5. A method of making a rubbery polymer comprising reacting under polymerization conditions ethylene, propylene and dicyclopentadiene in the presence of a mixture of triisobutylaluminum, tributyl orthovanadate and benzyl chloride wherein the amount of active halogen-containing compound based on vanadium compound is l to 30 mols per mol of vanadium compound.

6. A method of making a rubbery polymer comprising reacting under polymerization conditions ethylene, propylene and dicyclopentadiene in the presence of a mixture of triisobutylaluminum, tributyl orthovanadate and hydrogen chloride wherein the amount of active halogencontaining compound based on vanadium compound is l to 30 mols per mol of vanadium compound.

7. A method of making a vulcanizable rubbery polymer comprising reacting under polymerization conditions ethylene, propylene and dicyclopentadiene in the presence of a mixture of triisobutylaluminum, tributyl orthovanadate and chlorine wherein the amount of active halogencontaining compound based on vanadium compound is l to 30 mols per mol of vanadium compound.

8. A method of making a vulcanizable rubbery polymer comprising reacting under polymerization conditions ethylene, propylene and dicyclopentadiene in the presence of a mixture of triisobutylaluminum, tributyl orthovanadate and iodine wherein the amount of active halogen containing compound based on vanadium compound is 1 to 30 mols per mol of vanadium compound.

9. A method of making a rubbery polymer comprising reacting under polymerization conditions ethylene, propylene and dicyclopentadiene in the presence of a mixture of triisobutylaluminum, tributyl orthovanadate and tertbutyl bromide wherein the amount of active halogencontaining compound based on vanadium compound is 1 to 30 mols per mol of vanadium compound.

10. A method of making a rubbery polymer comprising reacting under polymerization conditions ethylene, propylene and dicyclopentadiene in the presence of a mixture 1 1 of triisobutylaluminum, tributyl orthovanadate and tertbutyl chloride wherein the amount of active halogencontaining compound based on vanadium compound is 1 to 30 mols per mol of vanadium compound.

11. A method of making a rubbery polymer comprising reacting under polymerization conditions ethylene, pro pylene and dicyclopentadiene in the presence of a mixture of triisobutylaluminum, tributyl orthovanadate and 1,4- diiodo-Z-butene wherein the amount of active halogencontaining compound based on vanadium compound is 1 to 30 mols per mol of vanadium compound.

12. A method of making a rubbery polymer comprising. reacting under polymerization conditions ethylene, pro pylene and dicyclopentadiene in the presence of a mixture of triisobutylaluminum, tributyl orthovanadate and dichlorophenyltin wherein the amount of active halogen-- containing compound based on vanadium compound is 1 to 30 mols per mol of vanadium compound.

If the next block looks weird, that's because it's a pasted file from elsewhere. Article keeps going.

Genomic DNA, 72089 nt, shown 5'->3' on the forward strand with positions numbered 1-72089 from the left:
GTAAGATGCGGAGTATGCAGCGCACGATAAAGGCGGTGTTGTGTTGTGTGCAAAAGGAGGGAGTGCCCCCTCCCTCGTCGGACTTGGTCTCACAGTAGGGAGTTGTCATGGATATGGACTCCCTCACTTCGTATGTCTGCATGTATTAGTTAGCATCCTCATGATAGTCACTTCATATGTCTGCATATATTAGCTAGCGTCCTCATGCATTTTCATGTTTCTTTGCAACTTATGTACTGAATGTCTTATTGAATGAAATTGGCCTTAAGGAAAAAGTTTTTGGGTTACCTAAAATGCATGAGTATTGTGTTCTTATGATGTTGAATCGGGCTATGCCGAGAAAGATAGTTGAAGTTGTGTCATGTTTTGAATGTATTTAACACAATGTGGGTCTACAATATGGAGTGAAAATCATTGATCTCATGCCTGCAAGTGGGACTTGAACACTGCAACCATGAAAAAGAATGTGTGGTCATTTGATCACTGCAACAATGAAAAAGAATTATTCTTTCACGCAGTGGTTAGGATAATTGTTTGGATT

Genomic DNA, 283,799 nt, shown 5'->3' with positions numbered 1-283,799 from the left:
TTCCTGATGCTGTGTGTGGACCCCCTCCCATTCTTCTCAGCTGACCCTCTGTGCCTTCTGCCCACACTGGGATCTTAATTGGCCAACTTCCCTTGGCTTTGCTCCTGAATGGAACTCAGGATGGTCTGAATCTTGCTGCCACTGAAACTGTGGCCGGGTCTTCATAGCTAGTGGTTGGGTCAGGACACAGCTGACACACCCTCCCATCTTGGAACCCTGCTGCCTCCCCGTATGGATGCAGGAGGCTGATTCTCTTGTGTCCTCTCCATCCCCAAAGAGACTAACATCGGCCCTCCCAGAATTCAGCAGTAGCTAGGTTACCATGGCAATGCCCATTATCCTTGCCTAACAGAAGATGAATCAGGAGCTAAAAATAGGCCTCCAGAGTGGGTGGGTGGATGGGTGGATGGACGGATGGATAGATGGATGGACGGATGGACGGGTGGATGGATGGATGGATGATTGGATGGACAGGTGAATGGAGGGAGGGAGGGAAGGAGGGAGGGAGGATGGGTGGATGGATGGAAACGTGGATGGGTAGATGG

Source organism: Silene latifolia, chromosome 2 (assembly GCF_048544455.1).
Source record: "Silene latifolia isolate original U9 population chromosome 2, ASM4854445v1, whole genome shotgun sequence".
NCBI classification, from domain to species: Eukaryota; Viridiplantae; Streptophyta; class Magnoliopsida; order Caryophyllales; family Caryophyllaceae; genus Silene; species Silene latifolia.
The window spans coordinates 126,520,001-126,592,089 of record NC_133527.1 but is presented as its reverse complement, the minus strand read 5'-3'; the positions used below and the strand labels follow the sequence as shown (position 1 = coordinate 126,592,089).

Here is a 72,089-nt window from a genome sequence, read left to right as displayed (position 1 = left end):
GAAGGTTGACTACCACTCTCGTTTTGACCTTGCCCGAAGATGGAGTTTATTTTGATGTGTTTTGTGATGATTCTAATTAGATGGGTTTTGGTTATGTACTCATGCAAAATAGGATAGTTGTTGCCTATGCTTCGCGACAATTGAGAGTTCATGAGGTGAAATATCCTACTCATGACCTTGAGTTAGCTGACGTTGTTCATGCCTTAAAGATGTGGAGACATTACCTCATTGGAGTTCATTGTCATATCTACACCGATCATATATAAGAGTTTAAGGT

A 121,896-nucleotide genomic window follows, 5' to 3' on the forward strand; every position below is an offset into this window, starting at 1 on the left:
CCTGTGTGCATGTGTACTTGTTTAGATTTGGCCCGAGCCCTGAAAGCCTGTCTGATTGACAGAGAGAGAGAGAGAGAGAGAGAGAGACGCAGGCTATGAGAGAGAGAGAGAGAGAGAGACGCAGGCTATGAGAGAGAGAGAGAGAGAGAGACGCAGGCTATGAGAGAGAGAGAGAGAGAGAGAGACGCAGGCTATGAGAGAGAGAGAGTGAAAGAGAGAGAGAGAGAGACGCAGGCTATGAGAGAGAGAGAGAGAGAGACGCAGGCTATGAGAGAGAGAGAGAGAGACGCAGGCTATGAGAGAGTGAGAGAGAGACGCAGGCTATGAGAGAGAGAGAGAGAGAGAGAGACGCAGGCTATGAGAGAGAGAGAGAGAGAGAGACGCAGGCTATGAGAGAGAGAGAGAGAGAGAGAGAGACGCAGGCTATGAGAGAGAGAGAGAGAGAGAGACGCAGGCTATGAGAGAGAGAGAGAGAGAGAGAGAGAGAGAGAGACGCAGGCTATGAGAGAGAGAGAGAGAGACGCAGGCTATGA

13. A method of making a catalyst comprising mixing under conditions that form said catalyst anorganoaluminum compound represented by the formula R Al wherein R is at least one hydrocarbon radical selected from the group consisting of saturated acyclic, saturated cyclic and aromatic radicals containing from 1 to 20 carbon atoms with a vanadium compound represented by the formula VOY where Y is at least one material selected from the group consisting of alkoxy, cycloalkoxy, aryloxy and acetylacetonate groups, each of said alkoxy, cycloalkoxy and aryloxy groups containing from 1 to 20 carbon atoms, :1 equals 3 when Y is alkoxy, cycloalkoxy or aryloxy, and n equals 2 or 3 when Y is an acetylacetonate group; and an active halogen-containing component selected from at least one of the group consisting of (a) elemental halogen, (b) hydrogen halides, (c) tertiary haloalkanes and aryl-substituted derivatives thereof, (d) allyl-type halides, (e) aryl-substituted halomethanes, and (f) organic and inorganic metal halides wherein the halogen in (a), (b), (c), (d), (e) and (f) is selected from the group consisting of chlorine, bromine and iodine.

14. The method of claim 13 wherein said catalyst comprises triisobutylaluminum, tributyl orthovanadate and benzyl chloride.

References Cited UNITED STATES PATENTS 3,301,834 1/1967 Christman 260-949 3,180,838 v 4/1965 Durham 252431 3,301,833 1/1967 Natta 26080.6 3,166,517 1/1965 Ro 26080.5

FOREIGN PATENTS 632,635 11/1963 Belgium.

OTHER REFERENCES Natta et 21., I. Polymer Science, 51, 411-423 (1961). (QD 281. P6J6 in Scientific Library.)

JOSEPH L. SCHOFER, Primary Examiner ROGER S. BENJAMIN, Assistant Examiner US. Cl. X.R. 252--431

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Classifications
U.S. Classification526/137, 526/128, 526/150, 526/127, 526/122, 526/283, 526/144, 502/154
International ClassificationC08F210/18
Cooperative ClassificationC08F210/18
European ClassificationC08F210/18